Cardinals 8, Giants 4 (11). St. Louis started rookie left-hander Ricky Horton, who had been promoted to the rotation just over a month earlier. San Francisco countered with Atlee Hammaker, who is making an appearance in this space for the third consecutive start - which is even more remarkable considering that he only made six total starts in the 1984 season.
Horton was perfect in the first, while Hammaker worked around a Tito Landrum single in the bottom of the inning. Horton allowed only one hit in the top of the second - but it was a solo homer by Jeffrey Leonard, putting the Giants in front. Terry Pendleton singled and was balked to second in the home half of the inning, but Hammaker struck out the next two hitters to leave him on.
San Francisco extended the lead in the top of the third. Brad Wellman singled, but was caught stealing; undeterred by the setback, the Giants got consecutive hits from Dan Gladden, Manny Trillo, and Dusty Baker to double their advantage to 2-0. St. Louis responded in the bottom of the inning when Lonnie Smith made it to third on a double-and-error and Tom Herr scored him with a groundout. A Bob Brenly single and a Steve Nicosia triple would have resulted in a run in the top of the fourth if Joel Youngblood hadn't hit into a double play in between them; as it was, Hammaker was left with the same one-run lead, which he preserved through a spotless fourth.
Horton walked Hammaker to open the fifth, and a Gladden single and a Baker walk loaded the bases with one out. Jeff Lahti was hustled to the mound in relief; he struck out Leonard and induced a foulout from Brenly to leave all three runners on. Hammaker worked another spotless inning in the fifth, and his teammates finally consummated a rally in the top of the sixth. Nicosia tripled with one out, and Wellman walked to put runners at the corners. Chili Davis hit for Hammaker and was intentionally walked after Wellman stole second; Gladden followed with a two-run single to grow the lead to 4-1. Neil Allen relieved Lahti and coaxed a double play from Trillo to end the inning.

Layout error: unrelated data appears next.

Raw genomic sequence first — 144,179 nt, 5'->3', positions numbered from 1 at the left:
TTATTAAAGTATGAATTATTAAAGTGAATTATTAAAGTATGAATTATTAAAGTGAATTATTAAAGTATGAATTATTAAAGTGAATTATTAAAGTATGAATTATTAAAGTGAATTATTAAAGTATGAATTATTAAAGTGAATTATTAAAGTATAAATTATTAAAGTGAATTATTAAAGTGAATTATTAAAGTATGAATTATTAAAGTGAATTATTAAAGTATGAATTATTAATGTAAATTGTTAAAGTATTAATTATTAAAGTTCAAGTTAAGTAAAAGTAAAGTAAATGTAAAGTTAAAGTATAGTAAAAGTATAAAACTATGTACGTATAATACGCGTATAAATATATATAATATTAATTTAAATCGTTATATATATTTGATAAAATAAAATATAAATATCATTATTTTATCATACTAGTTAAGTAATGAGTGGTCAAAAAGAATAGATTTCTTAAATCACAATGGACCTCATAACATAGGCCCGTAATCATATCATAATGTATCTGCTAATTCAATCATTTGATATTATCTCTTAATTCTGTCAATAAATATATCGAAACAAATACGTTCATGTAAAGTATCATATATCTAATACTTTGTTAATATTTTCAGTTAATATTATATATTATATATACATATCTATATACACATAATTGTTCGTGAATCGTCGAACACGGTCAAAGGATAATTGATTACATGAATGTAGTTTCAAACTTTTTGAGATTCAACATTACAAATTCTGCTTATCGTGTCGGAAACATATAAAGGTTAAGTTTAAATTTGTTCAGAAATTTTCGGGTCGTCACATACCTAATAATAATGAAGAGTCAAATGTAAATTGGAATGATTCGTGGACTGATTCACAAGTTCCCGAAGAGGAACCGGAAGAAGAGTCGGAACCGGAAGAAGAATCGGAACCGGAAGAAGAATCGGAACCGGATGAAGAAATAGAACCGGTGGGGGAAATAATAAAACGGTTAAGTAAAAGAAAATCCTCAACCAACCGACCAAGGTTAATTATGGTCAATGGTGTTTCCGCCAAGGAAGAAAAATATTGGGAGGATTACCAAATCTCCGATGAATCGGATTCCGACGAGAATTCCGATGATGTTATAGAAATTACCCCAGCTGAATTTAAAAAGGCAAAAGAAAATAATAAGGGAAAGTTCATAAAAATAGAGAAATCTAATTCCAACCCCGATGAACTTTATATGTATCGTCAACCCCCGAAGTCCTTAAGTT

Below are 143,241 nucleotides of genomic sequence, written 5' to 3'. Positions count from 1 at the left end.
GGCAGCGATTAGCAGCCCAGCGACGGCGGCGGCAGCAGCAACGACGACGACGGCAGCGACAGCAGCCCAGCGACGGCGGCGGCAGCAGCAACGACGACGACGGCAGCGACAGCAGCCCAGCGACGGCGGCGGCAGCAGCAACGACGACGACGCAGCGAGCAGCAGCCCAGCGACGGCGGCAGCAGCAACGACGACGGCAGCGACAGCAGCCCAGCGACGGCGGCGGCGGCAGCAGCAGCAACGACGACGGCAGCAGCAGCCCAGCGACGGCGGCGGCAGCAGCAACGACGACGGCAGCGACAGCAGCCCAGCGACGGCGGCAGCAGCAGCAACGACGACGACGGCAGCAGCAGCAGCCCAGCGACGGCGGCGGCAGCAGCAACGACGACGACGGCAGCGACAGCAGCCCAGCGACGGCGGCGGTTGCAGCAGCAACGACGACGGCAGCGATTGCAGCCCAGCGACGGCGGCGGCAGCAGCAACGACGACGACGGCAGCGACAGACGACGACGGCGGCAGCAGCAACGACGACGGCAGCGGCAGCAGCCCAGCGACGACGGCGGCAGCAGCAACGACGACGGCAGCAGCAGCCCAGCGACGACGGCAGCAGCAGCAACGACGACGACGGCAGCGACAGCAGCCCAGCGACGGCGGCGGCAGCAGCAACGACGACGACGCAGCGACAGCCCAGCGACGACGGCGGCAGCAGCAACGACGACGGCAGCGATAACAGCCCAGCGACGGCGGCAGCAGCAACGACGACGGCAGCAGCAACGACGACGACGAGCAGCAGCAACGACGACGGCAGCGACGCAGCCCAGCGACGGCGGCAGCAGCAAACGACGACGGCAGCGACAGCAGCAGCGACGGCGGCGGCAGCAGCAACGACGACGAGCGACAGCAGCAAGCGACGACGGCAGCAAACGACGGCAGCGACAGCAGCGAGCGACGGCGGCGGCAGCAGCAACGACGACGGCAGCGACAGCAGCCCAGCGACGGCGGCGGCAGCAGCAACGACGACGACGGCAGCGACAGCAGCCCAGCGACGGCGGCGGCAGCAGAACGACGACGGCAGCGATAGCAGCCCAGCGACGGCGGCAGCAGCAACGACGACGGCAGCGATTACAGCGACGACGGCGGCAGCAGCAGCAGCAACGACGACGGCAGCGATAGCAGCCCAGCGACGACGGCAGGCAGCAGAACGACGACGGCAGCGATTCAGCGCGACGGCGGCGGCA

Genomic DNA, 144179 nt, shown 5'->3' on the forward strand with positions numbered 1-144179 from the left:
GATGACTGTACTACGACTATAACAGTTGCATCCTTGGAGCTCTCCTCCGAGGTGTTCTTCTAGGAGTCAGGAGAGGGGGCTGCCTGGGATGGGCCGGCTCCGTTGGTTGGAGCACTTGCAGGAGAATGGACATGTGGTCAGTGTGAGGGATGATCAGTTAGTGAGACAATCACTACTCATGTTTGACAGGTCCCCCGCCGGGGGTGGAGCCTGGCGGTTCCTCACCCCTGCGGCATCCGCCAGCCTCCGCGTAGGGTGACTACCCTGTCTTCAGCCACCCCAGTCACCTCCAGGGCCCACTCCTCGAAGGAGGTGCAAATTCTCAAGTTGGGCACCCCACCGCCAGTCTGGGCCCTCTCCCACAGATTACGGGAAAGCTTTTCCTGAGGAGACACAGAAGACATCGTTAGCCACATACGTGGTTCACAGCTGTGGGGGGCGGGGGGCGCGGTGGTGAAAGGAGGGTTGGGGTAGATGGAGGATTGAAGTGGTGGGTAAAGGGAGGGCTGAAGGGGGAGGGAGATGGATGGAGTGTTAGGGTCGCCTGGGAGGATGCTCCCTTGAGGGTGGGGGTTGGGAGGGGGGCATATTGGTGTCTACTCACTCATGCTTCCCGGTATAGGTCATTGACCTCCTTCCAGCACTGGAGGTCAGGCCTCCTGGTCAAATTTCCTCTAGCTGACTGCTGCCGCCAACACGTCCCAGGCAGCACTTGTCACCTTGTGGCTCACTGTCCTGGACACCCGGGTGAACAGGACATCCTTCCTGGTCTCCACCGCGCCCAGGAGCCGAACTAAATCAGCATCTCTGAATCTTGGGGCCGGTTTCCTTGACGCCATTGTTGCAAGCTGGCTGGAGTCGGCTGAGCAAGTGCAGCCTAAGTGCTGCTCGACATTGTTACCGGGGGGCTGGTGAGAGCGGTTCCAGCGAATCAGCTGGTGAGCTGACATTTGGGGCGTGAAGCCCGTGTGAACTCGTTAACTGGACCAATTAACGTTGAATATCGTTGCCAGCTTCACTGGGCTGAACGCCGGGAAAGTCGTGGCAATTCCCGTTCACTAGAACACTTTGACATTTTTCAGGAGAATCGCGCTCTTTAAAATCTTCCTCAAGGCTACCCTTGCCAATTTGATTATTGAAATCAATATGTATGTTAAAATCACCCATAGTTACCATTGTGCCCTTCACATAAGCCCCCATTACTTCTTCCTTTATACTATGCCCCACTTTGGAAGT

The Cards responded in the bottom of the sixth against Jeff Cornell, starting with doubles by Smith and Herr. Andy Van Slyke walked, and Cornell retired the next two hitters, but Pendleton then singled Herr home to bring St. Louis back within a run. An intentional walk to Darrell Porter loaded the bases, and Chris Speier then struck out to end the inning. Both teams managed singles in the seventh; Baker was erased on a double play, while Smith stole second but was left there. In the eighth, Bruce Sutter walked Youngblood and allowed a hit to Nicosia, then retired the next three Giants; Greg Minton walked a pair of Cardinals and had one errant pickoff throw, but left the runners on as well.
Sutter gave up a Leonard double in the ninth, but nothing else. In the bottom of the inning, Minton retired the first hitter, but then ran up against the Smith-Herr combination that had proved so potent throughout the game. The pair at the top of the Cardinal lineup struck again, as Smith singled, moved to third on a steal-and-error, and scored the tying run on a Herr single. Minton recovered to preserve the unwanted tie, sending the game to extras.
Ralph Citarella threw a spotless top of the tenth; Minton had rather more trouble in the bottom of the inning, as Pendleton led off with a single, moved up on a groundout, and had Art Howe intentionally walked behind him. Minton retired pinch hitter Glenn Brummer and Smith to leave the winning run at second. Dave Von Ohlen replaced Citarella in the top of the eleventh and allowed a leadoff pinch single to John Rabb; Gladden sacrificed Rabb to second, and Trillo followed with a single, but Van Slyke threw Rabb out at home on the play, and Baker grounded out to end the inning.
Bob Lacey took the mound in the bottom of the eleventh and started the inning allowing a double to Herr. Van Slyke hit into a fielder's poor choice; Herr held at second and the hitter reached first safely on the play. George Hendrick then singled to load the bases with nobody out. Lacey nearly escaped, getting David Green to pop up and Pendleton to hit into a force at home, but Porter then launched a walkoff grand slam.
Man, there was a lot of fun stuff in this game. Tom Herr drove in Lonnie Smith three times; before this game, he'd only once exceeded that RBI total for all teammates combined. Darrell Porter hit the sixth of his seven career grand slams, and by far the best-timed one. And while those two players combined to bring in seven of the eight runs that would win the game for St. Louis, and to do so in unusual and interesting ways, their feats still paled in comparison to those of San Francisco catcher Steve Nicosia.
Nicosia had two triples in this game. In the 357 appearances that constituted the remainder of his major league career, he hit one. That's got to make this about the least-likely multi-triple game in baseball history. Put it together with the walkoff slam and the devastating 1-2 lineup combo and the eleven innings, and you've got a legitimately terrific baseball game.